Stages get cleverer and more elaborate as you go, showing off a real flair for strategy design. On coastal islands you have to keep an eye on the tide, which may rise to drown hapless fighters, or lower to expose new routes; in the dungeons of the Skeksis, your party is at one point divided along two routes, each having to find and hit levers that open doors for the other; and in the Grottan caves, a stage challenges you to line up boulders and whack them into burrows to stem a tide of enemy beasts, like a giant game of Gelfling snooker.
Helping you adapt to each challenge is a surprisingly extensive customisation system for your characters. A JRPG-esque ‘jobs’ system, reminiscent of Final Fantasy or Dragon’s Dogma, allows heroes to effectively switch classes at will, levelling up each discipline individually. Abilities gained in a class can be used as secondary powers in another, allowing you to create your own hybrid classes, and by reaching certain requirements you’re able to unlock advanced tier 2 and 3 jobs. Combinations range from as simple as paladin/thief, to as esoteric as chef/beast tamer.
Though levelling slows as the total experience of a character rises, you’re otherwise never punished for a bad choice—you’re free to reshuffle jobs and abilities whenever you like. But oddly you’re not bound by canon either. While characters have certain natural inclinations, there’s nothing stopping you from, for example, turning peaceful nature-lover Deet into a ruthless assassin, or hero of the resistance Rian into a bookish scholar. Whether that’s a bit of goofy fun, or utter sacrilege, will depend on your inclinations as a fan.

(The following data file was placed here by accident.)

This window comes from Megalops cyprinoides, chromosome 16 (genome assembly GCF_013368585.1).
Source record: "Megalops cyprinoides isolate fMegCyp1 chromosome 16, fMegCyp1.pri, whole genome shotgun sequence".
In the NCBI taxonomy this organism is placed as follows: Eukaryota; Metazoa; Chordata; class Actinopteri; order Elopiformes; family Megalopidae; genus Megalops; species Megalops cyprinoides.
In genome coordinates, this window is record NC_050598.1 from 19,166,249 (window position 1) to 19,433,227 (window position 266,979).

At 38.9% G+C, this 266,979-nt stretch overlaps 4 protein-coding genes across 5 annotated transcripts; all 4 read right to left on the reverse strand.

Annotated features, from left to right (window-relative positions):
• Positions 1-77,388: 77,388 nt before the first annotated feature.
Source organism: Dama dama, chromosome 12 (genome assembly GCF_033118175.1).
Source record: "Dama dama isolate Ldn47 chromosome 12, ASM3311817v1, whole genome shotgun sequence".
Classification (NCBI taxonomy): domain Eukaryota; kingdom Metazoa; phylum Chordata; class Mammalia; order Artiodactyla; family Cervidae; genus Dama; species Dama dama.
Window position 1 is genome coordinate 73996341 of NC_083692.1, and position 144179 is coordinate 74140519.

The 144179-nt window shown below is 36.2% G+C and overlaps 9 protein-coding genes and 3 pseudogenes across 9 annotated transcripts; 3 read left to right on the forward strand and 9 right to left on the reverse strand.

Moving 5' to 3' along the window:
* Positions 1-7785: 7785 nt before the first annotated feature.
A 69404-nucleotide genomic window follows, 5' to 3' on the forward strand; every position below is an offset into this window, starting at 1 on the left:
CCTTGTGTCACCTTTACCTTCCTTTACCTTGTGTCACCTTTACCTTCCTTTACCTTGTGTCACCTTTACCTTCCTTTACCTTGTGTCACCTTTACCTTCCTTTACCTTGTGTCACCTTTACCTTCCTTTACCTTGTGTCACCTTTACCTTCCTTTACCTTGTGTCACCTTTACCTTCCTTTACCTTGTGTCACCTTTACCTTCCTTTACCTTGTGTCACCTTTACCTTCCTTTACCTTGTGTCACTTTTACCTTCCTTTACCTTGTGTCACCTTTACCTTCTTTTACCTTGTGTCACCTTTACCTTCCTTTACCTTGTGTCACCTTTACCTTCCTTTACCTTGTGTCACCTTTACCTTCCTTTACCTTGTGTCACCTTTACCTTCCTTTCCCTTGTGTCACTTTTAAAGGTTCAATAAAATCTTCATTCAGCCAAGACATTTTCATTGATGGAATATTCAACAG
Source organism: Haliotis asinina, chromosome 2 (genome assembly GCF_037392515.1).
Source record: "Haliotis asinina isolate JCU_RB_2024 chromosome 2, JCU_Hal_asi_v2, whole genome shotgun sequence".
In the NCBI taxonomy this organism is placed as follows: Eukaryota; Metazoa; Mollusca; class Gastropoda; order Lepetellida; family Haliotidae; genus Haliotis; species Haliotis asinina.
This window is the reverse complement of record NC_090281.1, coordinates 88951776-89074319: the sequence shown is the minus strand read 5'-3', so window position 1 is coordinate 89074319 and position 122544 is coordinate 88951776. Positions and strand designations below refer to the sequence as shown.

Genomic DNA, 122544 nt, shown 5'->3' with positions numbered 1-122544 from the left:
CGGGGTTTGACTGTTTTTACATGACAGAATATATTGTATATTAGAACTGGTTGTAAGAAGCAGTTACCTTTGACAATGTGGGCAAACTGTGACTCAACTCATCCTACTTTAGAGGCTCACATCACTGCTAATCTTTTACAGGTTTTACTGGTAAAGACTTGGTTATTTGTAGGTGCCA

As you take the time to play around with your roster, interesting combos reveal themselves. Lots of abilities can only be used when certain buffs or debuffs provided by other classes are in place, rewarding you for clever synergies. Targets marked by your scout, for example, become easy prey for your slow-but-powerful soldier, while a song-teller’s easy deployment of multiple buffs at once allows musicians to more reliably pull off their powerful ‘ultimate solo’. There are loads of combinations to try, with randomly generated ‘events’ missions serving as easy testing grounds to find your own, as well as to grind out more level ups.